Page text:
Cryptic Medical Bills And Health Insurance

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Dr. Michael Kirsch, a practicing physician and newspaper columnist, has lamented that he has difficulty answering a number of his patients’ questions. Our continuing series offers responses to these questions. Previous articles can be found on our blog. Question 5 is “Why can’t patients receive medical bills they can understand?”

Recently, I (David) happened to visit the doctor, the dentist and the vet all in the same two weeks. The experience has stuck with me ever since.

We paid the vet on the way in before we’d even set down the cat carrier. Check-up visits have a preset price and require full payment before services are rendered. I used a personal credit card to pay the bill.

The dentist’s bill was easy to understand. Before my check-up, I was given a list of procedures and their costs. From that list, I could decide, for example, if having X-rays was worth the extra charge to me. On the way out, I paid my bill with a Health Savings Account credit card.

At the doctor’s office, I wasn’t exactly sure what services I would be receiving; nor did I know what those services would cost. On the way out, I tried to pay. I was informed that the amount I owed could not be determined until it was submitted to my insurance.

Over the next few weeks, I received many–I suppose you could call them bills or perhaps notifications–in the mail, none of which I could understand. Some were from my health insurance provider, some from my doctor and some from an independent lab. Each listed diagnostic codes rather than explanations in plain English.

After some time, it appeared that the doctor’s office and insurance company had agreed on what portion of the bill was my responsibility and how much insurance should pay the doctor. Of course, I still had no idea of the total charges.

In most industries and retail outlets, bills, invoices, receipts and price tags benefit the customers, who naturally want to know how much they would be spending before they agree to the service or buy an item.

Health care insurance participants, in contrast, often don’t have to worry about the cost of procedures because they have a third party footing the bill.

Previously in this series, we wrote about the consequences of our third-party payer system on hospital fees. This payment system has similar consequences on the readability of hospital bills.

With a third-party payer involved, health care providers don’t need to please their patients to get paid. They need to please their patient’s health insurance. If the insurance company isn’t satisfied, it isn’t going to pay.

For this reason, hospital bills are generated with health insurance companies in mind. And health insurance companies, both public and private, have incentives to be difficult to please.

Because little disincentive exists for doctors or patients to cut costs with the insurance company footing the bills the patient incurs, any actions that result in delaying or avoiding payment could save the third-party payer money.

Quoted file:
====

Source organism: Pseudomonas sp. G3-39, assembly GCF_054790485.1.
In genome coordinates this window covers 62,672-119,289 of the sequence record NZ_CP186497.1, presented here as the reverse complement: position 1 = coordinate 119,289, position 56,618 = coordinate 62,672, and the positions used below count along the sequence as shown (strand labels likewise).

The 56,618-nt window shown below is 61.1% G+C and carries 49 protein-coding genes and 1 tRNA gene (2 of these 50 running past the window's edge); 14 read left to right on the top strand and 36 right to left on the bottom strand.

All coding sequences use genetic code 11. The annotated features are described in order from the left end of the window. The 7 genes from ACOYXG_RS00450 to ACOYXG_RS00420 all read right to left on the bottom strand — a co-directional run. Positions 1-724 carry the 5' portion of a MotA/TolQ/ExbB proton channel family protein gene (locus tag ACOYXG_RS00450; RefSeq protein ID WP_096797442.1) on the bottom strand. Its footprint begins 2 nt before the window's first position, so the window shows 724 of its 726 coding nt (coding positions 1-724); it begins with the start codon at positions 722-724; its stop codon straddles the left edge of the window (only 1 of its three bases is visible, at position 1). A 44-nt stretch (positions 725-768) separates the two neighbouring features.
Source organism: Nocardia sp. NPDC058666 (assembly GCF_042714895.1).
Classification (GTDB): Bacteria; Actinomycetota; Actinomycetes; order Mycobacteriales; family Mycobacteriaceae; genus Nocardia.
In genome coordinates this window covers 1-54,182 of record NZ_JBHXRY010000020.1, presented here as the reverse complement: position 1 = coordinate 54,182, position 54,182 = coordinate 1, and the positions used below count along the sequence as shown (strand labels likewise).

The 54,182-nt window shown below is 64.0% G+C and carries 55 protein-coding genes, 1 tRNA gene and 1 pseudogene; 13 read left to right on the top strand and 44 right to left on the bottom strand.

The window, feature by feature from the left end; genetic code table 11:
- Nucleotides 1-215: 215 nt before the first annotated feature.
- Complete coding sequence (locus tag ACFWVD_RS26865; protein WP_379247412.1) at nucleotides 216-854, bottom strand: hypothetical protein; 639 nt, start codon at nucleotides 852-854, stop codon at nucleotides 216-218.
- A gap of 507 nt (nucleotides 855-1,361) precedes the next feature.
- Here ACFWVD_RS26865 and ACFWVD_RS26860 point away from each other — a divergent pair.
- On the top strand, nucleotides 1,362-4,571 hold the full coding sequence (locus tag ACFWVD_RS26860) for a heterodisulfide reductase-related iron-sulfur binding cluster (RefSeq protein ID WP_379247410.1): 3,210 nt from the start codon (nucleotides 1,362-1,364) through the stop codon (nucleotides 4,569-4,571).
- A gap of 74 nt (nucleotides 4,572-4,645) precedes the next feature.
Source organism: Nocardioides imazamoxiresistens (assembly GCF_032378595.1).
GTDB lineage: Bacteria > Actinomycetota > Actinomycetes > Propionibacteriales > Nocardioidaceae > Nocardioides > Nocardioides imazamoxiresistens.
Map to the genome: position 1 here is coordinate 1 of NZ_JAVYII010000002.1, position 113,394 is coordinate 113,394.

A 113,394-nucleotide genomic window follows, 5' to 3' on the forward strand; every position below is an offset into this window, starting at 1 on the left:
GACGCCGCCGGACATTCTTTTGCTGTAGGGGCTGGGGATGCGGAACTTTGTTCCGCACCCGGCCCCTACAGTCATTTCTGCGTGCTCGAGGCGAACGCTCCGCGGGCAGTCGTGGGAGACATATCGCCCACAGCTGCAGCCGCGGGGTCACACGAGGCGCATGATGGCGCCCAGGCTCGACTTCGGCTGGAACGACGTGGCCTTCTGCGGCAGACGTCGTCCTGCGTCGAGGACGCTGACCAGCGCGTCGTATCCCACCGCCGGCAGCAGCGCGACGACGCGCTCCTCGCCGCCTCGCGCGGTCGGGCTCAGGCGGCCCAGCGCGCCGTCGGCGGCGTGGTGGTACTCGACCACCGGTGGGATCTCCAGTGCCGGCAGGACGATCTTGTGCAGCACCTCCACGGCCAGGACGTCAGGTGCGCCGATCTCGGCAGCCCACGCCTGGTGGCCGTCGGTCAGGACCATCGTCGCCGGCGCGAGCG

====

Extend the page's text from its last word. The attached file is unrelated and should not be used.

Medicare, for example, pays out over $600 billion per year. Delaying those payments by just four months could be worth $6 billion each year in interest.

With that kind of money on the line, health insurance providers have become proficient at making life difficult for health care providers’ billing departments. They benefit from changing the compliance rules regularly to keep billing staff guessing and use automated programs to reject or question physician invoices.

At least some of what is commonly referred to as “cracking down on Medicare fraud” could also be characterized as “routinely denying honest doctors payment simply because they haven’t filled out complex compliance forms correctly.”

It is easy for insurance companies to deny payment automatically, but it takes providers hours to submit each bill manually for reimbursement. The slowest state, Pennsylvania, delays Medicaid payments by an average of 114.6 days. Such delays combined with the ultimately low payments are the primary reason why doctors in many states simply refuse to accept Medicaid.

About half of the support staff in a typical doctor’s office is there to deal with insurance issues and ensure they get resolved. Put another way, the personnel costs of an office visit would be cut in half if patients paid in cash on their way out. Imagine what additional personnel costs there would be if those staff members were responsible for generating two bills: one for patients that we can understand and one for the insurance companies that gets them paid.

Next time you receive an unintelligible medical bill, remember the third-party payer system and just how hard it is for your doctor to get paid.

This blog post is part of “The Economics Of Healthcare series“.

Photo by Ken Teegardin used here under Flickr Creative Commons.

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David John Marotta is the Founder and President of Marotta Wealth Management. He played for the State Department chess team at age 11, graduated from Stanford, taught Computer and Information Science, and still loves math and strategy games. Favorite number: e (2.7182818...)

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